Due to an average elevation of 920 meters above the sea level, Bangalore enjoys a cool climate throughout the year. Although summers can get hot with dry heat waves, it seldom exceeds 35 degrees Celsius and hovers around a mean temperature of 24 degrees Celsius.
Velankanni Royal travels , also known as Vailankanni or "Velanganni", is a panchayat town in Nagapattinam district in the Indian state of Tamil Nadu. It is a small town located on the shores of the Bay of Bengal 350 km south of Chennai (Madras) and 12 km south of Nagapattinam on the Coromandel Coast, in Tamil Nadu, India.
Once a port that traded with Rome and Greece, the tiny commercial center gradually lost its importance to the larger Nagapattinam. The canal built to link that city with Vedaranyam still lies to the west of Vailankanni. The Vellayar, a minor branch of the Cauvery River, runs on the south of the village and flows into the sea.
The site of an important Roman Catholic shrine dedicated to Our lady of Good Health, Vailankanni was one of the worst hit areas in the tsunami that followed the December 26, 2004 Indian Ocean earthquake.
Tourist Attractions in Velankanni.
Make your Tour to Velankanni memorable by visiting these famous tourist places near Velankanni –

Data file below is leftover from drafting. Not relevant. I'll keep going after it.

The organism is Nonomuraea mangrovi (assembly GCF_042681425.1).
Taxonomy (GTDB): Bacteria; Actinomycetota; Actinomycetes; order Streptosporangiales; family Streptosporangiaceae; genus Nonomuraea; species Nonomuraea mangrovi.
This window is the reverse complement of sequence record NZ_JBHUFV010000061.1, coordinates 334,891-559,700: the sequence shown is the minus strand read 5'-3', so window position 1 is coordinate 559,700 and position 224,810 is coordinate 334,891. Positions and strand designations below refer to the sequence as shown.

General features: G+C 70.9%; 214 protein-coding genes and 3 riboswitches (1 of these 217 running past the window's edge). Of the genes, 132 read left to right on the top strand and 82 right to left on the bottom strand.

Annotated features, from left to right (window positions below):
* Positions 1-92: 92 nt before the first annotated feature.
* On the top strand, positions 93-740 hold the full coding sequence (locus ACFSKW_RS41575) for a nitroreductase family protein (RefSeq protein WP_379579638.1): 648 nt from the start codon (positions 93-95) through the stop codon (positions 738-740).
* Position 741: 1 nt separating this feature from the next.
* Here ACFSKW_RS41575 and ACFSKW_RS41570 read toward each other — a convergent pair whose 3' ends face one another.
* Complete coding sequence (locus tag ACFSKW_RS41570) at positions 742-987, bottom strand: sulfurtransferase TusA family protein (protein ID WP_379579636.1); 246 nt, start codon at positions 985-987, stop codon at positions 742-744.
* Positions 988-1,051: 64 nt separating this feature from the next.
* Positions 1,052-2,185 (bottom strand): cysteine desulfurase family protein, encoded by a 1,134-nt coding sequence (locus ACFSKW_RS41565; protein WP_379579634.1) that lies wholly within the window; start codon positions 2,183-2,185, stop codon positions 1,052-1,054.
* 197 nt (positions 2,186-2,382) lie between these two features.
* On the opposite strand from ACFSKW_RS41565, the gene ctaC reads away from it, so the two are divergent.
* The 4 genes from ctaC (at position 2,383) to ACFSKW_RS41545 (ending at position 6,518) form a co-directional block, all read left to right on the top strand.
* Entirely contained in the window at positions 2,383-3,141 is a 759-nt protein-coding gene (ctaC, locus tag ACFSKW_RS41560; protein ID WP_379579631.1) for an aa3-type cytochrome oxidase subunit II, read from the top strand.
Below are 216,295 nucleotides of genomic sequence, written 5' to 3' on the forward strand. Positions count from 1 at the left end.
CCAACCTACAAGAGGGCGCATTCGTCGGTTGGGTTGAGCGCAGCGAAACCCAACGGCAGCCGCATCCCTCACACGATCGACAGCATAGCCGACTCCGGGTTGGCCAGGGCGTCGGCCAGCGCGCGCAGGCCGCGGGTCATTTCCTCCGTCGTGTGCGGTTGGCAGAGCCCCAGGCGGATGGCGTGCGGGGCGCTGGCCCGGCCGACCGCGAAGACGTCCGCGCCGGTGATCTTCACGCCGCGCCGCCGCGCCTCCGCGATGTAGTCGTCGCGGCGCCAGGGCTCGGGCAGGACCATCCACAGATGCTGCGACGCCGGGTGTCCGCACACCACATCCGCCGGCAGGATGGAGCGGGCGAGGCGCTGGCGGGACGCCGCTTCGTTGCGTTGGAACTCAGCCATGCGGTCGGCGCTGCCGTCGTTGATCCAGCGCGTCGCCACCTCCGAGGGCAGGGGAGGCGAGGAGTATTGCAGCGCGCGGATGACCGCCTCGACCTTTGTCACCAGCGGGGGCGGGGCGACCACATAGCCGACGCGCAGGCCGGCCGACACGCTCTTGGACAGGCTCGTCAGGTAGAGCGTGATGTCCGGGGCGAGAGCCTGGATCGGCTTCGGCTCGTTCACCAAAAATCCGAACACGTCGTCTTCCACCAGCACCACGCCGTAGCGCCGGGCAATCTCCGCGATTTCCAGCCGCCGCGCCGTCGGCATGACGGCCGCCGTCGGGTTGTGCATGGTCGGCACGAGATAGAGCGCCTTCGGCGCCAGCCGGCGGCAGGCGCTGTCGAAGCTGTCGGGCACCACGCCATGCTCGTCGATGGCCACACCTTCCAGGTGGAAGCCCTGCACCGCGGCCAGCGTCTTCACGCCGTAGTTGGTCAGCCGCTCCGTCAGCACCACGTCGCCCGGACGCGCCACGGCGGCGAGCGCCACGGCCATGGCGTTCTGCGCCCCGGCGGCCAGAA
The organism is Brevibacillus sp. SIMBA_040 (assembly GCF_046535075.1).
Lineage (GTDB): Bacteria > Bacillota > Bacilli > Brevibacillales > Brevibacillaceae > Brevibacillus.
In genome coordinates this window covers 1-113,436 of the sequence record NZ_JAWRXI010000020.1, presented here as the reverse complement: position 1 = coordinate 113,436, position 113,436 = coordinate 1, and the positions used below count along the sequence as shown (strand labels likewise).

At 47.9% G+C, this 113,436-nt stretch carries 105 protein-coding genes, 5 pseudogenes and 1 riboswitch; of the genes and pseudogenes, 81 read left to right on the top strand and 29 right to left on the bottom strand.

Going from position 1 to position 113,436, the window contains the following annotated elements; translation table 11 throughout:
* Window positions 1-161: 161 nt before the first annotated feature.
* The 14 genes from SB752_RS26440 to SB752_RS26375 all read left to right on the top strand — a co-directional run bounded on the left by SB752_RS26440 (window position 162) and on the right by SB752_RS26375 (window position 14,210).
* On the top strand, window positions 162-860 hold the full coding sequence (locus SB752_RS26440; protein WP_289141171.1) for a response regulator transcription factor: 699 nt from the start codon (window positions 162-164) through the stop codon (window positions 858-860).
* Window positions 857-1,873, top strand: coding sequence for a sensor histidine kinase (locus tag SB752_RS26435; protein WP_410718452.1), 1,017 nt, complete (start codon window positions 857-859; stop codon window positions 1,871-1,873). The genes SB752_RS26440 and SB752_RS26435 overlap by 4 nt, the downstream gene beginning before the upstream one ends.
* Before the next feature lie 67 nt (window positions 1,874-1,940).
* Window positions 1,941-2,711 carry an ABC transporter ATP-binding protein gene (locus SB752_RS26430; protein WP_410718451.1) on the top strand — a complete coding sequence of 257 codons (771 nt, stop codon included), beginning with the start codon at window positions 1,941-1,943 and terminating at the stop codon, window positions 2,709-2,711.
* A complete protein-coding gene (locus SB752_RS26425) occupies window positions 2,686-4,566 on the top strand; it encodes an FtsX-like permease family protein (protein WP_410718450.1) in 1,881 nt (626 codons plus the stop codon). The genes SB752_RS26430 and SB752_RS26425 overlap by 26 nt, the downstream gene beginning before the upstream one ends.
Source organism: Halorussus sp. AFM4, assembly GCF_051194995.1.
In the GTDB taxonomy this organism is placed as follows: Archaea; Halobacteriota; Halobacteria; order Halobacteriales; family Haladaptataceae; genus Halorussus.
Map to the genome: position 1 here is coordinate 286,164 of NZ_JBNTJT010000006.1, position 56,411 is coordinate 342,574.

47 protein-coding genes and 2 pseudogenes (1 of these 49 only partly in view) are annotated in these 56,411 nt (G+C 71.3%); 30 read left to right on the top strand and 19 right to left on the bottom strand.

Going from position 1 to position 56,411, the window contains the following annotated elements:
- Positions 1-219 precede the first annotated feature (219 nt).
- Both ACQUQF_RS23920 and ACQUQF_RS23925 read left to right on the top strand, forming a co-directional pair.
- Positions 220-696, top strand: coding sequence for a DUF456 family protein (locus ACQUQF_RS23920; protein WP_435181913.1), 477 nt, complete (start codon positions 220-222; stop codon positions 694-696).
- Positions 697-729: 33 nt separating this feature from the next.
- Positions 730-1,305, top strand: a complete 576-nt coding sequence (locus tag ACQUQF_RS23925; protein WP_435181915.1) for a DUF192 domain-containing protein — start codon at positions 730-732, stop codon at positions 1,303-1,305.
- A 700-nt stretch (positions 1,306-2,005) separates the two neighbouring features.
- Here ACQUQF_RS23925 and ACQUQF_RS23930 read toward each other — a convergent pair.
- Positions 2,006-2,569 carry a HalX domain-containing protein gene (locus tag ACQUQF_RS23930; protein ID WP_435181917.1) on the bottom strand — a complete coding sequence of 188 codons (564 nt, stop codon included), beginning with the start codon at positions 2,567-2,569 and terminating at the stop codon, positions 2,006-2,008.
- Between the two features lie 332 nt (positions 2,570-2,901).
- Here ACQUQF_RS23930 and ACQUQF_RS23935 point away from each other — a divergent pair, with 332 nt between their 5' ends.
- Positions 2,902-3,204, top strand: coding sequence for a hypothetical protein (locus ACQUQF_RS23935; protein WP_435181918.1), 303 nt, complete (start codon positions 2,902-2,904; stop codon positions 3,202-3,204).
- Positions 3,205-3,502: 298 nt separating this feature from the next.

In Velankanni, the shrine here is dedicated to Our Lady of Health, the Madonna of Velankanni, and is well-known as Sacred Arogya Matha Church. Fully consecrated to Virgin Mary and the Heavenly Mother, this church has an extended Basilica. There is also a shrine of Our Lady of Sorrow, where the sorrowing Mother is portrayed carrying Infant Jesus in her arms. 2)Church Museum
In Velankanni, Situated opposite the Basilica, this museum has diverse exhibits, with biblical incidents depicted on both sidewalls. Also, the precious offerings made by the devotees are displayed as well.
Places around Velankanni
Explore the land of Velankanni, visiting the places around it, while on a Tour to Velankanni –
In Velankanni,One of the popular harbors of India, Nagapattinam on the Coromandel Coast is home to the Shri Kayahorana Swami Neelayathatchi Amman Temple, Sowriraja Perumal Temple, and Nellukkadai Mariamman Temple. Other places worth a visit here are the mini museum, the lofty lighthouse and the sprawling golden beach. 4) Sri Rangam Temple
In Velankanni, The first Vaishnava temple in South India, this temple, located in Trichy, is the premier amongst the 108 Vaishnava divyadesas.
Fairs & Festivals
5) Arokkaiyamatha festival
In Velankanni,Commencing on 29th of August, this 10-day grand festival commemorating the Feast of Our Lady is celebrated at the Velankanni Church. Pilgrims from different parts of India and even abroad throng to the site, bathe religiously in the sea, and tonsuring their heads walk on their knees or roll up to the shrine as rituals.
Thus by visiting the Velankanni, the above places can be seen thorugh Royal travels